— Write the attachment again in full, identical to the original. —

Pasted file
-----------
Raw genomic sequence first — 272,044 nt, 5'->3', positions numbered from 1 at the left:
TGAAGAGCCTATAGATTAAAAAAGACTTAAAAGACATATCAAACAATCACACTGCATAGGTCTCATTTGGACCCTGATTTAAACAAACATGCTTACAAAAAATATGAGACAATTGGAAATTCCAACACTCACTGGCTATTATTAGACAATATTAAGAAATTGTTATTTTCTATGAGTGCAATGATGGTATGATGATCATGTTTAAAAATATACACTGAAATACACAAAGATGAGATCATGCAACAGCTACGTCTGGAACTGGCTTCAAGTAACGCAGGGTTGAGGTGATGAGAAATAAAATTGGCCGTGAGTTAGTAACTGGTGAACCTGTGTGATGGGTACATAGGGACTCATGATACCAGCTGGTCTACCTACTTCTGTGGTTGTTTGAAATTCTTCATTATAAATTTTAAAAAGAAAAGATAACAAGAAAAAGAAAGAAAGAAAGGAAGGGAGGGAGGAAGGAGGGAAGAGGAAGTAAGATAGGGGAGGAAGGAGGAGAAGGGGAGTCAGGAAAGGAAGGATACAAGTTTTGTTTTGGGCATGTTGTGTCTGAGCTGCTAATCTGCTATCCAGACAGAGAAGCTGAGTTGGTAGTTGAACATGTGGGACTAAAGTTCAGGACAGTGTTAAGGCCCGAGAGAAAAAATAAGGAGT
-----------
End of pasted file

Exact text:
Raw genomic sequence first — 272,044 nt, 5'->3', positions numbered from 1 at the left:
TGAAGAGCCTATAGATTAAAAAAGACTTAAAAGACATATCAAACAATCACACTGCATAGGTCTCATTTGGACCCTGATTTAAACAAACATGCTTACAAAAAATATGAGACAATTGGAAATTCCAACACTCACTGGCTATTATTAGACAATATTAAGAAATTGTTATTTTCTATGAGTGCAATGATGGTATGATGATCATGTTTAAAAATATACACTGAAATACACAAAGATGAGATCATGCAACAGCTACGTCTGGAACTGGCTTCAAGTAACGCAGGGTTGAGGTGATGAGAAATAAAATTGGCCGTGAGTTAGTAACTGGTGAACCTGTGTGATGGGTACATAGGGACTCATGATACCAGCTGGTCTACCTACTTCTGTGGTTGTTTGAAATTCTTCATTATAAATTTTAAAAAGAAAAGATAACAAGAAAAAGAAAGAAAGAAAGGAAGGGAGGGAGGAAGGAGGGAAGAGGAAGTAAGATAGGGGAGGAAGGAGGAGAAGGGGAGTCAGGAAAGGAAGGATACAAGTTTTGTTTTGGGCATGTTGTGTCTGAGCTGCTAATCTGCTATCCAGACAGAGAAGCTGAGTTGGTAGTTGAACATGTGGGACTAAAGTTCAGGACAGTGTTAAGGCCCGAGAGAAAAAATAAGGAGT